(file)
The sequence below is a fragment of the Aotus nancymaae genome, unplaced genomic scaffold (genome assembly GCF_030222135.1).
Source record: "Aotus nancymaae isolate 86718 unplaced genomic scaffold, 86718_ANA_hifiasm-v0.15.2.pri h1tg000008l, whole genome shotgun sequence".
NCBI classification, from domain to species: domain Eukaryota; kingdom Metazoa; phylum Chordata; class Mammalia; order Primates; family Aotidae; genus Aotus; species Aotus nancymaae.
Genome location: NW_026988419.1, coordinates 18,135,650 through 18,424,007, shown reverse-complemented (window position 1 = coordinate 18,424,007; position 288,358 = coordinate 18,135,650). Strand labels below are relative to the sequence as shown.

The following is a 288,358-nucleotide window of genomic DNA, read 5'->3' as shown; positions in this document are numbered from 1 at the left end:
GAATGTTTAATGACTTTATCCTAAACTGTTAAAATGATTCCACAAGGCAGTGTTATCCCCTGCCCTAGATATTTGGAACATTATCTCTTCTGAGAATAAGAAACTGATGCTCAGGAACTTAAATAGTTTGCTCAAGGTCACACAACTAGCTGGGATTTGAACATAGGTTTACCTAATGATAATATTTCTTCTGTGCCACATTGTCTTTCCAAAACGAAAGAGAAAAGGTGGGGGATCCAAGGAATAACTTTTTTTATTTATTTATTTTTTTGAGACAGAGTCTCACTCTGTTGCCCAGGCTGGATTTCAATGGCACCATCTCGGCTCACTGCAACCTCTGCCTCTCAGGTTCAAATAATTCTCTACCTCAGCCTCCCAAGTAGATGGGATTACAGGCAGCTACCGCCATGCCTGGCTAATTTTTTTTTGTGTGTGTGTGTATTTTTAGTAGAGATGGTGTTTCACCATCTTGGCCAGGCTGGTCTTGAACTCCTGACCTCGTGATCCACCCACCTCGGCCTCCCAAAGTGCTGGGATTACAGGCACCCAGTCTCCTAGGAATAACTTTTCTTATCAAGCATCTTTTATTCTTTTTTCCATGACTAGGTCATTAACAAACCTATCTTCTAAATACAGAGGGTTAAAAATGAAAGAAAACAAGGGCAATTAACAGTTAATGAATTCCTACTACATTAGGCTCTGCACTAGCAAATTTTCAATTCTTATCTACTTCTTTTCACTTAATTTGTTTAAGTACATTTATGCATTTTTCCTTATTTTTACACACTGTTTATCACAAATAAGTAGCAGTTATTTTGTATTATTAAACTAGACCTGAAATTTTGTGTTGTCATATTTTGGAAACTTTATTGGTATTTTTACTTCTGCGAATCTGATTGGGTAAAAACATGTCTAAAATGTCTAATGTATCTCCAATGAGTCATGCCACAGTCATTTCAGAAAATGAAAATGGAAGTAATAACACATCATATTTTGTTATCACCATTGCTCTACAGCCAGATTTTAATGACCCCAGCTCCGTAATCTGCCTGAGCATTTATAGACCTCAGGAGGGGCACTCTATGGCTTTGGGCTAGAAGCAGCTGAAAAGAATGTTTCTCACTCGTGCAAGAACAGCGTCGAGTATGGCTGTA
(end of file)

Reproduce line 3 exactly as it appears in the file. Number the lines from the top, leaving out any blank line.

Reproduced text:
NCBI classification, from domain to species: domain Eukaryota; kingdom Metazoa; phylum Chordata; class Mammalia; order Primates; family Aotidae; genus Aotus; species Aotus nancymaae.